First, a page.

Mr. Rose beat Mr. Baddourah in the 2010 election to replace Kit Smith, and Moe took notes. He is now applying everything he learned. If anything characterized the Rose approach, it was that he resolved that no one would outwork him. In keeping with that, Mr. Baddourah is away from his restaurant this afternoon, going door-to-door in the unseasonable heat. He’s made it his No. 1 priority to knock on the door of every district resident expected to vote, and he’s “pretty much done all of them now.”
It’s been an adventure. One voter hurled racial epithets at the Lebanese-American. Another came to the door with a gun in his hand. After Moe persuaded him that he posed no danger, the man relaxed and “was very nice after that.” The man was just that worried about crime, says Moe.
His one concern at this point is that he’s “a little behind on fund-raising” — not that you could tell, judging by the profusion of his yard signs in the district. He got a very early jump on that — considering that conventionally, campaigns don’t trot out the signs until about three weeks out — creating an early impression of being in the lead. And indeed, of the candidates I’ve interviewed thus far, Mr. Baddourah seems most likely to make it at least into a runoff.
As for the issues, he believes the man with the gun had a point: “Crime is No. 1.”
Beyond that, “Infrastructure is a huge concern.” He tells of asking a woman what concerns she had in her neighborhood. When she couldn’t think of anything, her 8-year-old child piped up, “What about the brown water, Mama?” He says taking care of infrastructure should crowd out other priorities: “I don’t care how many parks you want — if you can’t take care of the simple services,” businesses are not going to want to locate in the city.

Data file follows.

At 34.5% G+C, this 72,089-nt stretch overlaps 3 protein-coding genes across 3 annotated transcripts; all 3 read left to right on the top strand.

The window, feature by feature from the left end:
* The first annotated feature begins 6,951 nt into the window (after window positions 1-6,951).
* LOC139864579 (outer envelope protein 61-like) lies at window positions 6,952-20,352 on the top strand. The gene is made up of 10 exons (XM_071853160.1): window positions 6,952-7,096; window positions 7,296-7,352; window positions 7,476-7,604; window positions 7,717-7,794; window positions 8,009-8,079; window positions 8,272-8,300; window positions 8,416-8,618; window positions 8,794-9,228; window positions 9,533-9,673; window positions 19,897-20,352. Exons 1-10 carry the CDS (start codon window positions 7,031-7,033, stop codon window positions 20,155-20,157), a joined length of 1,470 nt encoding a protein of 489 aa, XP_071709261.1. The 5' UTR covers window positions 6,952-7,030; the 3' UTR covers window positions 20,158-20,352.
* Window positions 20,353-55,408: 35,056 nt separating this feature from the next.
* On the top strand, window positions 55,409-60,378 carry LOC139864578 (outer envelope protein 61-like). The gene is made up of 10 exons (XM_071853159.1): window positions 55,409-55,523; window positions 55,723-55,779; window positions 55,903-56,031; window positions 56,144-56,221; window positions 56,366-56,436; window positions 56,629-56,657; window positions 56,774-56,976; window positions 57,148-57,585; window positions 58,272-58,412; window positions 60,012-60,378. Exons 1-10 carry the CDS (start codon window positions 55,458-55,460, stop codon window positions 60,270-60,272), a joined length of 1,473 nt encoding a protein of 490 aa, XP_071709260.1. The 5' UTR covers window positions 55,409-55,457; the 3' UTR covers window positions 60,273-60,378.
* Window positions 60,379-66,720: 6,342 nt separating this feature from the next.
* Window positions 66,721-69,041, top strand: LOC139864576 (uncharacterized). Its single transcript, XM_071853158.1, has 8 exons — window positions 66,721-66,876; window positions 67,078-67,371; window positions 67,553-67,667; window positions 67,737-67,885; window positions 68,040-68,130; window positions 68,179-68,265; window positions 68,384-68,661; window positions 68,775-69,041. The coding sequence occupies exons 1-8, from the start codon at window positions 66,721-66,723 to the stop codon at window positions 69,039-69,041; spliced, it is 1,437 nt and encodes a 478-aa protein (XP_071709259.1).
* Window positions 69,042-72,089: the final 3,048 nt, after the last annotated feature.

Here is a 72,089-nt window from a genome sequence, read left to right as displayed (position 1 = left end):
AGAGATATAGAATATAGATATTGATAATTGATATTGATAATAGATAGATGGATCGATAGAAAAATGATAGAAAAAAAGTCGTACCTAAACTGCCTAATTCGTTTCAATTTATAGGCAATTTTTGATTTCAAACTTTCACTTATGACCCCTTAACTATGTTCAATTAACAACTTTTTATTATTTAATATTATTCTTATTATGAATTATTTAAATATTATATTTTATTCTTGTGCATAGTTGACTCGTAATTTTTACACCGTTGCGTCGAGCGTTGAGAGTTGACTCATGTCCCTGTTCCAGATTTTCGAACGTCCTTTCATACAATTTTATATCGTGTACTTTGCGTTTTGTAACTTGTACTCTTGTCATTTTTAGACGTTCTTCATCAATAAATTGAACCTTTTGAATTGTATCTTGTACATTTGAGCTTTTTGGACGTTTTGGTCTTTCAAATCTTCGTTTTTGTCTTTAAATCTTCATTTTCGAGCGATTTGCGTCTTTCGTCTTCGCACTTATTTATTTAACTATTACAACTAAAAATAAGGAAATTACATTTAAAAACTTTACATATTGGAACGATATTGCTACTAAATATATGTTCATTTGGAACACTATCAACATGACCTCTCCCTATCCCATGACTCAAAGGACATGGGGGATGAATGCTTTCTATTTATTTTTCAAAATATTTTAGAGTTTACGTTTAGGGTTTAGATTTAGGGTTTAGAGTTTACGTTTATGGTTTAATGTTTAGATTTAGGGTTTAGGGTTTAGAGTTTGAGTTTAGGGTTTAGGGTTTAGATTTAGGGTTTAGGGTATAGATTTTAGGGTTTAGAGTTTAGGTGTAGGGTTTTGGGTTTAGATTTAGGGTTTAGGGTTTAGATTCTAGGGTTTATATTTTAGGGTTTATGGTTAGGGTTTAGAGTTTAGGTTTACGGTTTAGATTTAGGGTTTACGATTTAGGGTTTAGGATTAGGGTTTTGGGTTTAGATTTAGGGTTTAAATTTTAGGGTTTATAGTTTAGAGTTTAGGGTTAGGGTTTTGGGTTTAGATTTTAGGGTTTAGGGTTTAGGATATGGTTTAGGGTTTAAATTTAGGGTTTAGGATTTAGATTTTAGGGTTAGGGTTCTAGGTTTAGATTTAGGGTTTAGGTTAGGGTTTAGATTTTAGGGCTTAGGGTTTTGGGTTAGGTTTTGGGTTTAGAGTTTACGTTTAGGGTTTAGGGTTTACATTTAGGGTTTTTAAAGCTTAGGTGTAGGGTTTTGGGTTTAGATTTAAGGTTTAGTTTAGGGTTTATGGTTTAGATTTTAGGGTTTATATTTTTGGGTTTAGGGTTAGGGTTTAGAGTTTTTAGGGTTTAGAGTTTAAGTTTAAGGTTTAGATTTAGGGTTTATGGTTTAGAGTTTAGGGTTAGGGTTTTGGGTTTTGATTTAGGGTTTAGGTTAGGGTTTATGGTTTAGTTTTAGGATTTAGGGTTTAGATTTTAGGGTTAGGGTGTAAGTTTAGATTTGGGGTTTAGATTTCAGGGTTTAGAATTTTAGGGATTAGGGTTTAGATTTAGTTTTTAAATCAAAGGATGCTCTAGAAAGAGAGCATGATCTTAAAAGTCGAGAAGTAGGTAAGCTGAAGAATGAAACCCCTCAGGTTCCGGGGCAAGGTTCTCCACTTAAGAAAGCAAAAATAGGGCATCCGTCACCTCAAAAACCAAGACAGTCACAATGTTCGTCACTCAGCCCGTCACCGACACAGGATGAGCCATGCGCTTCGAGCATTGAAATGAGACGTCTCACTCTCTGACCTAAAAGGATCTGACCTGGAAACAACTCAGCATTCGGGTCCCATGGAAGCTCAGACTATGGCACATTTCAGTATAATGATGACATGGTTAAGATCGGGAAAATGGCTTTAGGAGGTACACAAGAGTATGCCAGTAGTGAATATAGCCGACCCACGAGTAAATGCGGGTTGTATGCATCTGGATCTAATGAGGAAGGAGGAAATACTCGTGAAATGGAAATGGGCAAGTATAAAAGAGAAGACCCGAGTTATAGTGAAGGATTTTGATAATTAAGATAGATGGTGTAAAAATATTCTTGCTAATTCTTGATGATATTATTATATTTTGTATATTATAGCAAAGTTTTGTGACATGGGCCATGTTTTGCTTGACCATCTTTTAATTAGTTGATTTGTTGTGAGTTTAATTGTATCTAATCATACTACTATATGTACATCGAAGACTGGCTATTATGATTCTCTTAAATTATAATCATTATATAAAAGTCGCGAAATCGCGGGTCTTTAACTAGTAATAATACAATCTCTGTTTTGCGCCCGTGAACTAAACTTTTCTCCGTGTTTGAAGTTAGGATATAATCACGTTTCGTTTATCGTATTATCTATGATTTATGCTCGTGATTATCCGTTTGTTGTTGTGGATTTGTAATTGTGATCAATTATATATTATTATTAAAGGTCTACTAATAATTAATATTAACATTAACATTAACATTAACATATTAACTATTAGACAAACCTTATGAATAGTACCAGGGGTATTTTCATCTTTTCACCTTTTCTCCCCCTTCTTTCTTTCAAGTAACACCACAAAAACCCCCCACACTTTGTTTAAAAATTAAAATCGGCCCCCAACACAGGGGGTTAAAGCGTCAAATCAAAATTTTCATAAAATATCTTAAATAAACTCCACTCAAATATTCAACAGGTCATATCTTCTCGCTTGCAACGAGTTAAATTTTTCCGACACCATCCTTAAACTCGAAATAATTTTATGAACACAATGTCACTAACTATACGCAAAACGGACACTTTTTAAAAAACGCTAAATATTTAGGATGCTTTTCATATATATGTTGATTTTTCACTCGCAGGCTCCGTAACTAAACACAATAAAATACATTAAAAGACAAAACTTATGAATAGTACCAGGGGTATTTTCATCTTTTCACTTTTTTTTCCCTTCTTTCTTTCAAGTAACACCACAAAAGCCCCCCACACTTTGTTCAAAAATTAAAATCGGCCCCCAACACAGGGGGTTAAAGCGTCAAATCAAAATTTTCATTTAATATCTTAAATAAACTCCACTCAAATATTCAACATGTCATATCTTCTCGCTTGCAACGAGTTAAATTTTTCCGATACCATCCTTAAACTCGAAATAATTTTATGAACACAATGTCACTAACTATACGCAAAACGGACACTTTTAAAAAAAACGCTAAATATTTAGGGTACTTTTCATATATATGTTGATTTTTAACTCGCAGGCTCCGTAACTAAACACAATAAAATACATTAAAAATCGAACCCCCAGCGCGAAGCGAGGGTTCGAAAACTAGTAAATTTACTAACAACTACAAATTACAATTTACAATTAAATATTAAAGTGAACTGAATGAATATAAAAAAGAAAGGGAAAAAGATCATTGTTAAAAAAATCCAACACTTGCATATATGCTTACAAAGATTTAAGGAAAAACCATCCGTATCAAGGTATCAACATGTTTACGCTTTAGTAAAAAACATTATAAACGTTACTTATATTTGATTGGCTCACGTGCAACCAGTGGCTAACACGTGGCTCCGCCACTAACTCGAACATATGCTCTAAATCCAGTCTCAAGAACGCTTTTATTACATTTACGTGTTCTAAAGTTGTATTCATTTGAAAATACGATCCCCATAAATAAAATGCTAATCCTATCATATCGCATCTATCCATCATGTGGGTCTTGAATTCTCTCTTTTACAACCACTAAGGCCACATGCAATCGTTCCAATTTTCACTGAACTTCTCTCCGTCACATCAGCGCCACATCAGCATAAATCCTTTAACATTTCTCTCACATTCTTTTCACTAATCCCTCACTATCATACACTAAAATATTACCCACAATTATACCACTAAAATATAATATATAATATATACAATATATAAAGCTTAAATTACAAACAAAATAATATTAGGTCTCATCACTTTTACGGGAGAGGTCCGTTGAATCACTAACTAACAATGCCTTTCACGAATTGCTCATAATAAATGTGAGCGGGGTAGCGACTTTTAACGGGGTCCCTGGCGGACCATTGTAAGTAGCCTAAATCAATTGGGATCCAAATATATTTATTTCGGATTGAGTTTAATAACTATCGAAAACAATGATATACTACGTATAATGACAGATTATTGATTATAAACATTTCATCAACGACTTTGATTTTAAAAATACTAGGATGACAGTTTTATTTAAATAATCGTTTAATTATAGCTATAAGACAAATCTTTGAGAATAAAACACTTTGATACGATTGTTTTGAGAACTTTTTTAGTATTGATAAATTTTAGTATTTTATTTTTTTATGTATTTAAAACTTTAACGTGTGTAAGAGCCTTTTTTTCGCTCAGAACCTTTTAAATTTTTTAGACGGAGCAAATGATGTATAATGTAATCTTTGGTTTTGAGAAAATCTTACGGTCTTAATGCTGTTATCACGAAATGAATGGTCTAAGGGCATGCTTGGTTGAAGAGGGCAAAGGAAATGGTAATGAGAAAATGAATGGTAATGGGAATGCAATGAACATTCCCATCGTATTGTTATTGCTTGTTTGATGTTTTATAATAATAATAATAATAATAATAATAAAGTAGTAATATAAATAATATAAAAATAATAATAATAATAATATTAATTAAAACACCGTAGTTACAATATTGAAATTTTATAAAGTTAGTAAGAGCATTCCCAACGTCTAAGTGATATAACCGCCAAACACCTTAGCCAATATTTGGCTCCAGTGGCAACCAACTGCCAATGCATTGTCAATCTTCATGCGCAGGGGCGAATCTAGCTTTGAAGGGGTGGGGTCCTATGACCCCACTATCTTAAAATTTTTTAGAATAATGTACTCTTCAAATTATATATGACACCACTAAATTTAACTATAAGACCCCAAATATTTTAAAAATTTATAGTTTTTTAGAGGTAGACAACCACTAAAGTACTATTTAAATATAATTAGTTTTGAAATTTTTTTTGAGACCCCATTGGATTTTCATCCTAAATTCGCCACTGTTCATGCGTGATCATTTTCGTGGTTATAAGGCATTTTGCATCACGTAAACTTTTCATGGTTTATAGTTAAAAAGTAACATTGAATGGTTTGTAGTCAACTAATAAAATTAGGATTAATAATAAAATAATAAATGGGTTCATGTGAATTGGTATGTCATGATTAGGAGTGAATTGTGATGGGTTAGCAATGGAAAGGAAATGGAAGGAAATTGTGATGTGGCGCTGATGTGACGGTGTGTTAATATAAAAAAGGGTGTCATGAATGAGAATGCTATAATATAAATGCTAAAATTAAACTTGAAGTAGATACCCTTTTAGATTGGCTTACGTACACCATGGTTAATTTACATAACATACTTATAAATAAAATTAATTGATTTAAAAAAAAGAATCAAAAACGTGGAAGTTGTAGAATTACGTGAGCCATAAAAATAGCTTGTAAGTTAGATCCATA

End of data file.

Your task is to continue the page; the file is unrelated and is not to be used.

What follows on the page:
More than once in an interview he recited the litany of “Police, fire, services” — and by services, he meant fundamental infrastructure. Such as keeping the drinking water from turning brown. He said that preventing flooding in the Five Points area would be the sort of basic infrastructure need he would advocate. When I asked if the city could afford it, he said, “Do we have any choice?” He complained about $360,000 being spent on a fence along Blossom in Maxcy Gregg Park. “Can I have half of that” for a retaining pond to keep the creek from overflowing there, he asked?
He says water and sewer infrastructure would be in better shape if tap fees hadn’t been misspent for 10 years on other items. “This is the kind of thing that makes me want to run,” to inject accountability for such funds.
Personally, he says that as a businessman and family man, “I connect with people. I feel their pain.” Mr. Baddourah has lived in Columbia for 32 years, having come here when he was 16 because he “didn’t think Beirut was stable enough” — quite an understatement, given what was happening there at that time. He had one connection in the community — his uncle, who owned Andy’s Deli. He worked to learn the language and the customs. He built a business, married and has a son.
He found Columbia warm and welcoming from the start. He has traveled the world since then, but he’s never been back to Lebanon. “Columbia is my home.”